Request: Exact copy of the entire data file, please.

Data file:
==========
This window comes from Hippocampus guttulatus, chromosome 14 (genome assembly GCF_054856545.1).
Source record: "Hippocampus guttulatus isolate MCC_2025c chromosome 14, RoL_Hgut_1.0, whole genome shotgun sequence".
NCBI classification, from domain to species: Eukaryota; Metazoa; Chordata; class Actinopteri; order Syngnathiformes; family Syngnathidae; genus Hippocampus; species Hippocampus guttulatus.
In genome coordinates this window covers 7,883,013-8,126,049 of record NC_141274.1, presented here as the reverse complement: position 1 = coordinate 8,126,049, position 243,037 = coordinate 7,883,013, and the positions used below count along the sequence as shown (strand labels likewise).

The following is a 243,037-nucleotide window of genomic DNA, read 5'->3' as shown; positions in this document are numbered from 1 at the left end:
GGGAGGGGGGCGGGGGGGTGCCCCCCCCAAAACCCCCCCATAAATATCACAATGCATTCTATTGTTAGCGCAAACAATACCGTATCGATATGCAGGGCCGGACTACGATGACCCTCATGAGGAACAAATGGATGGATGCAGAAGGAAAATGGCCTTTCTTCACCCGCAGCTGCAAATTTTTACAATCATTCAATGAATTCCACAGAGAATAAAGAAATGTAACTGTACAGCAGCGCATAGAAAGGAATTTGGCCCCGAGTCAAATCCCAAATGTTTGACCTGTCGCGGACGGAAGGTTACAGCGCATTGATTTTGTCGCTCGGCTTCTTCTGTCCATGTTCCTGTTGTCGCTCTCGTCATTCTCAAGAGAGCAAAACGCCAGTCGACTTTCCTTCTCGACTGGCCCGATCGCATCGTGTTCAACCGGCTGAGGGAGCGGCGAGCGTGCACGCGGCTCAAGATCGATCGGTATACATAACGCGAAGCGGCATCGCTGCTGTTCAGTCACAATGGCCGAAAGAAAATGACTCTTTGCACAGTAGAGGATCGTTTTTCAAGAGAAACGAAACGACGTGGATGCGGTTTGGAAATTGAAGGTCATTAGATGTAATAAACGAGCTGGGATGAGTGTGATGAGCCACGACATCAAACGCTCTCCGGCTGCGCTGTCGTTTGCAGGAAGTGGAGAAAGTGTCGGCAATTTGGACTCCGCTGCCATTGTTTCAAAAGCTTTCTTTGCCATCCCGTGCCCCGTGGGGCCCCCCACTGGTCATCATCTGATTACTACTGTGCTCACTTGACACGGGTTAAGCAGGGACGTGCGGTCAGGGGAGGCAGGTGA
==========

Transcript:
This window comes from Hippocampus guttulatus, chromosome 14 (genome assembly GCF_054856545.1).
Source record: "Hippocampus guttulatus isolate MCC_2025c chromosome 14, RoL_Hgut_1.0, whole genome shotgun sequence".
NCBI classification, from domain to species: Eukaryota; Metazoa; Chordata; class Actinopteri; order Syngnathiformes; family Syngnathidae; genus Hippocampus; species Hippocampus guttulatus.
In genome coordinates this window covers 7,883,013-8,126,049 of record NC_141274.1, presented here as the reverse complement: position 1 = coordinate 8,126,049, position 243,037 = coordinate 7,883,013, and the positions used below count along the sequence as shown (strand labels likewise).

The following is a 243,037-nucleotide window of genomic DNA, read 5'->3' as shown; positions in this document are numbered from 1 at the left end:
GGGAGGGGGGCGGGGGGGTGCCCCCCCCAAAACCCCCCCATAAATATCACAATGCATTCTATTGTTAGCGCAAACAATACCGTATCGATATGCAGGGCCGGACTACGATGACCCTCATGAGGAACAAATGGATGGATGCAGAAGGAAAATGGCCTTTCTTCACCCGCAGCTGCAAATTTTTACAATCATTCAATGAATTCCACAGAGAATAAAGAAATGTAACTGTACAGCAGCGCATAGAAAGGAATTTGGCCCCGAGTCAAATCCCAAATGTTTGACCTGTCGCGGACGGAAGGTTACAGCGCATTGATTTTGTCGCTCGGCTTCTTCTGTCCATGTTCCTGTTGTCGCTCTCGTCATTCTCAAGAGAGCAAAACGCCAGTCGACTTTCCTTCTCGACTGGCCCGATCGCATCGTGTTCAACCGGCTGAGGGAGCGGCGAGCGTGCACGCGGCTCAAGATCGATCGGTATACATAACGCGAAGCGGCATCGCTGCTGTTCAGTCACAATGGCCGAAAGAAAATGACTCTTTGCACAGTAGAGGATCGTTTTTCAAGAGAAACGAAACGACGTGGATGCGGTTTGGAAATTGAAGGTCATTAGATGTAATAAACGAGCTGGGATGAGTGTGATGAGCCACGACATCAAACGCTCTCCGGCTGCGCTGTCGTTTGCAGGAAGTGGAGAAAGTGTCGGCAATTTGGACTCCGCTGCCATTGTTTCAAAAGCTTTCTTTGCCATCCCGTGCCCCGTGGGGCCCCCCACTGGTCATCATCTGATTACTACTGTGCTCACTTGACACGGGTTAAGCAGGGACGTGCGGTCAGGGGAGGCAGGTGA